In the greenhouse, the genetically modified rice enriched sufficient quantities of iron and zinc in the grains.
Photo: © Navreet Bhullar / ETH Zurich


<< First < Previous Page 1 Page 2 Page 3 Page 4 Next > Last >>
ETH Researchers at the ETH Zurich in Switzerland have genetically modified a key variety of rice, making it very efficient at enriching its grains with iron and zinc.

A team of researchers led by Navreet Bhullar from the Institute of Molecular Plant Biology at ETH Zurich, Switzerland, have genetically modified one of the most commonly grown varieties of rice. The advantage over the original variety is that these plants are better at mobilising their cellular stores of zinc and iron and depositing in the white part of the rice grain (known as the endosperm). This means that the micronutrients are transported and concentrated there. The ETH researchers are the first to explore this aspect of cellular transport mechanisms of iron and zinc to enrich rice with micronutrients.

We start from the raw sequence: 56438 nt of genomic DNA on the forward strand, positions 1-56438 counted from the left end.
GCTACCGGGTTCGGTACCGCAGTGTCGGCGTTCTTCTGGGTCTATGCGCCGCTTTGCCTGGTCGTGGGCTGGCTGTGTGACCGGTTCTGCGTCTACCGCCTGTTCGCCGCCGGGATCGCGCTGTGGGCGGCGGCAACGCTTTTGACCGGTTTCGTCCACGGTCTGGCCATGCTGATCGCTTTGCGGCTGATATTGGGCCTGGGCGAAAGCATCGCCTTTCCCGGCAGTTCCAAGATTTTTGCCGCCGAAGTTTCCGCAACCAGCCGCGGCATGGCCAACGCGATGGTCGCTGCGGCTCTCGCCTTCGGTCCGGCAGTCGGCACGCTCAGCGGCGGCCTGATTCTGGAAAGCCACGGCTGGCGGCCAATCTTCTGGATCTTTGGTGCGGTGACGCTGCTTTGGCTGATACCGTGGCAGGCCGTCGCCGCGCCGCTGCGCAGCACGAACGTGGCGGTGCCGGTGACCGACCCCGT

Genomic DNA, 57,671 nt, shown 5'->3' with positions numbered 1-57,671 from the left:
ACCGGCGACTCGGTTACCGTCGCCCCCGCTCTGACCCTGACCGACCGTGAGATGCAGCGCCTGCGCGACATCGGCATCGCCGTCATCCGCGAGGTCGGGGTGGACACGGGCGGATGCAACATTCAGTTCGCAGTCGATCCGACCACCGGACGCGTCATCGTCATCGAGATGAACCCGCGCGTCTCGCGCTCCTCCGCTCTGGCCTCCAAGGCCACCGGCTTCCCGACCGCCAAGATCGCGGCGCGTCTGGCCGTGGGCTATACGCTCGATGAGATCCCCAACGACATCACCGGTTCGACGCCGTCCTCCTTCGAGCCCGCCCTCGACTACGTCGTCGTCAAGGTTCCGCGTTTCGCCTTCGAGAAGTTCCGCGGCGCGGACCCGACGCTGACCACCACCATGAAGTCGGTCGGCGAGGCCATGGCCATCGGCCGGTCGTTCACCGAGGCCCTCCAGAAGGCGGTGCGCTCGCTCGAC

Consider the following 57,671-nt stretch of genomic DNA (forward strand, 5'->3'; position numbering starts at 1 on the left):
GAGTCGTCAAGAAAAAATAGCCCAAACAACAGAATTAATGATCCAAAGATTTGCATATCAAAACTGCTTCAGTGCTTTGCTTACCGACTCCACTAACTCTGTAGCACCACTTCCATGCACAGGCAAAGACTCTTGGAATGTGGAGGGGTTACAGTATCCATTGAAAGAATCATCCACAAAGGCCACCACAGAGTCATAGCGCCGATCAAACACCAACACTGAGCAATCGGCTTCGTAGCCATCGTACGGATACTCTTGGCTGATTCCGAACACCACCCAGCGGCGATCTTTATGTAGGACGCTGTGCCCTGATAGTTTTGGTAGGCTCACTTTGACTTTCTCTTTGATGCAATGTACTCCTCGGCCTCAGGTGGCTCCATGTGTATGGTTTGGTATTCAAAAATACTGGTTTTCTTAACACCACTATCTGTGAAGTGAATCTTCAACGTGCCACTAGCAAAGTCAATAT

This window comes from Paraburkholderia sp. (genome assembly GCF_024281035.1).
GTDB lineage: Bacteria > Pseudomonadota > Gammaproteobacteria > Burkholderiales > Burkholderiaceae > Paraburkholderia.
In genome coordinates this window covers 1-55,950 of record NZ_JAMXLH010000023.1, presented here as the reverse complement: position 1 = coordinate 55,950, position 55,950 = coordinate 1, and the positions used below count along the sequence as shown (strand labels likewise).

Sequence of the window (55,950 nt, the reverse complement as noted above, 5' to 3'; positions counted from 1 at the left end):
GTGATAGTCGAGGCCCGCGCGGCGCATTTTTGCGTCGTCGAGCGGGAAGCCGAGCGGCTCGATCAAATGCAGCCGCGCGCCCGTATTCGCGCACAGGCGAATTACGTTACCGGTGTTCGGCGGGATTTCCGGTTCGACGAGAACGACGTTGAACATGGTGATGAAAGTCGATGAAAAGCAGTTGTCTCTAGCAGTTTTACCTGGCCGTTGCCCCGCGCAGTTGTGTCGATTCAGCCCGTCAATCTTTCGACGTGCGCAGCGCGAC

To achieve this enrichment, Bhullar and her team incorporated a genetic construct expressing a combination of three additional genes into the rice plants. One of these genes facilitates mobilisation of iron stored in the plant vacuoles, while another encodes for an iron-storing protein, Ferritin, and the third one promotes efficient iron and zinc uptake by the roots.

Last year, the same team of researchers established a proof of concept in combining three nutritionally relevant traits in one rice line.

<< First < Previous Page 1 Page 2 Page 3 Page 4 Next > Last >>